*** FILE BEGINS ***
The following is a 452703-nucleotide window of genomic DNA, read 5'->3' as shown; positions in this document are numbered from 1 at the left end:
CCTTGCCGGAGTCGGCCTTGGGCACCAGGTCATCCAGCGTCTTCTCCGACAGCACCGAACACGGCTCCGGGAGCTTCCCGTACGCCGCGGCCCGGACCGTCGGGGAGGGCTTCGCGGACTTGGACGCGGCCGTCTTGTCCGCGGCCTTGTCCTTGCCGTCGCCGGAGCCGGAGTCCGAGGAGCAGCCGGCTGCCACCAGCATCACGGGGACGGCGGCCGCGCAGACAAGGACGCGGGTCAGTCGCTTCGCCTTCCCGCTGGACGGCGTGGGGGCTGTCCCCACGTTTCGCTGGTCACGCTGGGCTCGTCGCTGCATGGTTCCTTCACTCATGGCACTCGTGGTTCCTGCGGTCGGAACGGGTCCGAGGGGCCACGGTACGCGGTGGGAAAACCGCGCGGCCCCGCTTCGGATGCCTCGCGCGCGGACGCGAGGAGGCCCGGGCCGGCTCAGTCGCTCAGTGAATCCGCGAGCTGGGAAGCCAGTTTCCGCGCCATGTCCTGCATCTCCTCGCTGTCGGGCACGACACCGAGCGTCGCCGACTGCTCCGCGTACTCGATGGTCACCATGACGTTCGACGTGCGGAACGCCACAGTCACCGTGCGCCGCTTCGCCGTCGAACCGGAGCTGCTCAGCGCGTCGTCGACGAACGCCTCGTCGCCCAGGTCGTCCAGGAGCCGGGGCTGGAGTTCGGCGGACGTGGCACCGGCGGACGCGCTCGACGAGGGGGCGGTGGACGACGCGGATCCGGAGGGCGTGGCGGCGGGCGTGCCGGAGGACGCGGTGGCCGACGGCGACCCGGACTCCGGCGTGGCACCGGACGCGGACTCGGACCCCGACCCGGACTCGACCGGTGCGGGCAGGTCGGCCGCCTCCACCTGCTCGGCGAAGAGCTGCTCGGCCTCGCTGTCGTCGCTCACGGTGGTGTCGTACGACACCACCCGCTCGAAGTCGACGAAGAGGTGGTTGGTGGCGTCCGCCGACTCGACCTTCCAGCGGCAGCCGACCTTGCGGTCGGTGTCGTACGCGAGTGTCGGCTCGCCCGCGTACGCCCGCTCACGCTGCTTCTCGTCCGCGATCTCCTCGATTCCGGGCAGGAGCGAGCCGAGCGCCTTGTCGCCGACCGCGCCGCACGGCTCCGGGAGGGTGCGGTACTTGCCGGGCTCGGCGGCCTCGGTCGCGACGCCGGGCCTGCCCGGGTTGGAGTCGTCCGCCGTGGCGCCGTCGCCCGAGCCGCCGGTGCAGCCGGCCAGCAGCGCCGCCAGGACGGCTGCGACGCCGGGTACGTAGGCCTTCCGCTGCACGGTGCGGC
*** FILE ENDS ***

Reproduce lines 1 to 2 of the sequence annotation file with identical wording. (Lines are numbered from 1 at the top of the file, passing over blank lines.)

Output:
The following is a 452703-nucleotide window of genomic DNA, read 5'->3' as shown; positions in this document are numbered from 1 at the left end:
CCTTGCCGGAGTCGGCCTTGGGCACCAGGTCATCCAGCGTCTTCTCCGACAGCACCGAACACGGCTCCGGGAGCTTCCCGTACGCCGCGGCCCGGACCGTCGGGGAGGGCTTCGCGGACTTGGACGCGGCCGTCTTGTCCGCGGCCTTGTCCTTGCCGTCGCCGGAGCCGGAGTCCGAGGAGCAGCCGGCTGCCACCAGCATCACGGGGACGGCGGCCGCGCAGACAAGGACGCGGGTCAGTCGCTTCGCCTTCCCGCTGGACGGCGTGGGGGCTGTCCCCACGTTTCGCTGGTCACGCTGGGCTCGTCGCTGCATGGTTCCTTCACTCATGGCACTCGTGGTTCCTGCGGTCGGAACGGGTCCGAGGGGCCACGGTACGCGGTGGGAAAACCGCGCGGCCCCGCTTCGGATGCCTCGCGCGCGGACGCGAGGAGGCCCGGGCCGGCTCAGTCGCTCAGTGAATCCGCGAGCTGGGAAGCCAGTTTCCGCGCCATGTCCTGCATCTCCTCGCTGTCGGGCACGACACCGAGCGTCGCCGACTGCTCCGCGTACTCGATGGTCACCATGACGTTCGACGTGCGGAACGCCACAGTCACCGTGCGCCGCTTCGCCGTCGAACCGGAGCTGCTCAGCGCGTCGTCGACGAACGCCTCGTCGCCCAGGTCGTCCAGGAGCCGGGGCTGGAGTTCGGCGGACGTGGCACCGGCGGACGCGCTCGACGAGGGGGCGGTGGACGACGCGGATCCGGAGGGCGTGGCGGCGGGCGTGCCGGAGGACGCGGTGGCCGACGGCGACCCGGACTCCGGCGTGGCACCGGACGCGGACTCGGACCCCGACCCGGACTCGACCGGTGCGGGCAGGTCGGCCGCCTCCACCTGCTCGGCGAAGAGCTGCTCGGCCTCGCTGTCGTCGCTCACGGTGGTGTCGTACGACACCACCCGCTCGAAGTCGACGAAGAGGTGGTTGGTGGCGTCCGCCGACTCGACCTTCCAGCGGCAGCCGACCTTGCGGTCGGTGTCGTACGCGAGTGTCGGCTCGCCCGCGTACGCCCGCTCACGCTGCTTCTCGTCCGCGATCTCCTCGATTCCGGGCAGGAGCGAGCCGAGCGCCTTGTCGCCGACCGCGCCGCACGGCTCCGGGAGGGTGCGGTACTTGCCGGGCTCGGCGGCCTCGGTCGCGACGCCGGGCCTGCCCGGGTTGGAGTCGTCCGCCGTGGCGCCGTCGCCCGAGCCGCCGGTGCAGCCGGCCAGCAGCGCCGCCAGGACGGCTGCGACGCCGGGTACGTAGGCCTTCCGCTGCACGGTGCGGC